The Popcorn Stand: At least mannequins don’t have mullets

Tuesday at Western Nevada College’s John L. Harvey Field our American youth decided to pose as mannequins. Apparently this is some kind of craze now.

I guess it’s better than planking. I never got the whole planking thing. And I guess it’s better than 20 college students trying to stuff themselves into a phone booth or a Volkswagen. This was something young people did in the 1950s.

So for you Millennials, when your grandparents start putting down your generation, you always have this response: “Yeah, but at least we didn’t try to stuff a bunch of people into a phone booth.” Oh I forgot. I don’t think Millennials even know what a phone booth is.

I went to high school and college in the 1980s and I don’t remember us doing anything like mannequin posing, planking or stuffing people into tiny spaces. I think we were too busy with technology just coming of age. Videos, cable television, video games — all of that stuff was really just coming of age during my generation and I think we were too focused on those things to do anything like planking.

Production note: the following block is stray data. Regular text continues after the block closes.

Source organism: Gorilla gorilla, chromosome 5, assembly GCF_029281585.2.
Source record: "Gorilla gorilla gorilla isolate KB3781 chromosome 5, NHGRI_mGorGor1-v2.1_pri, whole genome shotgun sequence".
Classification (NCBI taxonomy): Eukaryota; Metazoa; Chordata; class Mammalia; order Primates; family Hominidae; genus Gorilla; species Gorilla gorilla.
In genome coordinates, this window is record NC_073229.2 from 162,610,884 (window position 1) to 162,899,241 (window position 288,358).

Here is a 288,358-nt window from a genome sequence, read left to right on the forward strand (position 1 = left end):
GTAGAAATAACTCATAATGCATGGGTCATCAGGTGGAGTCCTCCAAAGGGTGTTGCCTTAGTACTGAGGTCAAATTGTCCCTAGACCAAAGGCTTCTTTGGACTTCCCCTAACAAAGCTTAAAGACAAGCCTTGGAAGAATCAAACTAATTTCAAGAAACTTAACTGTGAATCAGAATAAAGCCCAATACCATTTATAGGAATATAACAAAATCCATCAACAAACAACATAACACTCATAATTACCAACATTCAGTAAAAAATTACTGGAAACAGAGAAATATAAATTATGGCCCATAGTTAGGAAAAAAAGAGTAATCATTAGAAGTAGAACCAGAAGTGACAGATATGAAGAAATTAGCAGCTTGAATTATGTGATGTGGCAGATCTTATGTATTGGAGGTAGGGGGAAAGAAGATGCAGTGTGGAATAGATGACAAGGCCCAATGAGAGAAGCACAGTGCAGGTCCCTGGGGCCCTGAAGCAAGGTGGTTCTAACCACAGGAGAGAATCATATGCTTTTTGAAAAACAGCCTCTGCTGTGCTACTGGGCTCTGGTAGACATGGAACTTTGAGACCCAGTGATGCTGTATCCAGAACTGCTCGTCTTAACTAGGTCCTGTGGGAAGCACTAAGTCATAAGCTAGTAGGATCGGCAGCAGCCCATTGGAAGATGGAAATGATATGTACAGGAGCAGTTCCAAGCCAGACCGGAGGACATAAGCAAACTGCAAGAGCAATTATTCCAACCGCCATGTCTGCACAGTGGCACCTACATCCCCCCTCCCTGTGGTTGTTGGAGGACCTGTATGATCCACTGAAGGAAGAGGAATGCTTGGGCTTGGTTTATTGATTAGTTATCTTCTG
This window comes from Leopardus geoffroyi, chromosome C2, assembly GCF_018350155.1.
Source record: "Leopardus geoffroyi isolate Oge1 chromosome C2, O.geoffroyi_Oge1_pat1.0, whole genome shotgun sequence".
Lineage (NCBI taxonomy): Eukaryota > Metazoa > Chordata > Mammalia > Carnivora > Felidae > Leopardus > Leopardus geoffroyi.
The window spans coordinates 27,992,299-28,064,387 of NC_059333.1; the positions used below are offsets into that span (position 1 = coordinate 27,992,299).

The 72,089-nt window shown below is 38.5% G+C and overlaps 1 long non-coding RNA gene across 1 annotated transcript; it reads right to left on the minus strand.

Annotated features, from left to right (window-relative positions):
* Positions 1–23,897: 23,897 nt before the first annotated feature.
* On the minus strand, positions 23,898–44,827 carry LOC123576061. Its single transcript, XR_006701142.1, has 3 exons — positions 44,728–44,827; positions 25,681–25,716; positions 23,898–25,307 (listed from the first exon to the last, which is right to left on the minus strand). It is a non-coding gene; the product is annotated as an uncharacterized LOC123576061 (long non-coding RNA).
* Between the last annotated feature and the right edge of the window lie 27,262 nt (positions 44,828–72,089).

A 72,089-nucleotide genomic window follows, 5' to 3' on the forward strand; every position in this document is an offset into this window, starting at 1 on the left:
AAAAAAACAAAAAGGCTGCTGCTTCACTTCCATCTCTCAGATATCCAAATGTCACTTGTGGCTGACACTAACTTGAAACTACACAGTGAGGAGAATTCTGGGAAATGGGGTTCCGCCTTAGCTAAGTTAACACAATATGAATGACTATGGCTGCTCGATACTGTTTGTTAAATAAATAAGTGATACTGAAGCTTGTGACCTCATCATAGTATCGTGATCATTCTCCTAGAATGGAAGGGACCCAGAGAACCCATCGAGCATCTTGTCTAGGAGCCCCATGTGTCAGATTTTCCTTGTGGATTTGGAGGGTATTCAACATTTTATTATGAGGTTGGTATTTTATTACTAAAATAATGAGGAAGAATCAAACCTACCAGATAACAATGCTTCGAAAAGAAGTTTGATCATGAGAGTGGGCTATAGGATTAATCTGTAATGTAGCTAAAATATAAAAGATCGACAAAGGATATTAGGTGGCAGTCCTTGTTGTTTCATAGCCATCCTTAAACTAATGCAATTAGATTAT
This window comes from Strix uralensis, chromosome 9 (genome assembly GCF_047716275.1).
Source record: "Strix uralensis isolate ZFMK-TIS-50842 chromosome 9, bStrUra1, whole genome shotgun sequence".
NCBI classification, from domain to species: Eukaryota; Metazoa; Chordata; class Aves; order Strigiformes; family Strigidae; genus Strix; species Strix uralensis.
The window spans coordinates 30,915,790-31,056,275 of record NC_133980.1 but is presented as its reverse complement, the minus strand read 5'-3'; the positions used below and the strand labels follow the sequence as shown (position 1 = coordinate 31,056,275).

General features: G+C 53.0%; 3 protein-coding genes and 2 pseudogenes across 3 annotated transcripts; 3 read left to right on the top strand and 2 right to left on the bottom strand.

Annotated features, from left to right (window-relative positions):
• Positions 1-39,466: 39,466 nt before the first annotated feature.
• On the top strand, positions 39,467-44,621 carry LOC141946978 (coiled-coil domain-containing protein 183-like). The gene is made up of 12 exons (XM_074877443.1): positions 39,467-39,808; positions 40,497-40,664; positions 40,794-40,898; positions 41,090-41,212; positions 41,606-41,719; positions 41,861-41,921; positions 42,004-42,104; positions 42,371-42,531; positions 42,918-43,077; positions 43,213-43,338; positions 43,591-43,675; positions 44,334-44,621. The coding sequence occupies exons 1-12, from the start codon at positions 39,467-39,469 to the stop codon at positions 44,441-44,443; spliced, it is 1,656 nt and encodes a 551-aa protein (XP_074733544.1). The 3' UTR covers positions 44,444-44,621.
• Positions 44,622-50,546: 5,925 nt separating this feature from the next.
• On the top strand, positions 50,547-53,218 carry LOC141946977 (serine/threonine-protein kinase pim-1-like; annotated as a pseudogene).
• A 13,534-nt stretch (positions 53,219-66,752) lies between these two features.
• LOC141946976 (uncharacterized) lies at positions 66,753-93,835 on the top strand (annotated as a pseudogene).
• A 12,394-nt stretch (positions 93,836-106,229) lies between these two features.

The closest thing I can remember to posing like a mannequin in the 1980s was the Hacky-sack craze. When I went to college everywhere I walked, I could see students kicking and trying to control this little bean bag like a soccer ball.

Then again, right around 1990, “Voguing” when Madonna’s “Vogue” came out was huge. Voguing is sort of like mannequin posing, isn’t it?

And break dancing, another 1980s craze. When you think about it, there’s a lot of mannequin posing in break dancing. I guess there’s nothing new under the sun. Or in this case, Monday night’s Super Moon.

I guess I shouldn’t be too judgmental since I came from an era that gave us Members Only jackets (yes, I thought I looked so cool in a Members Only jacket) and the mullet. Thankfully, I never had a mullet.

And neither do mannequins, so that’s something else this generation has going for it.

— Charles Whisnand


Use the comment form below to begin a discussion about this content.

Sign in to comment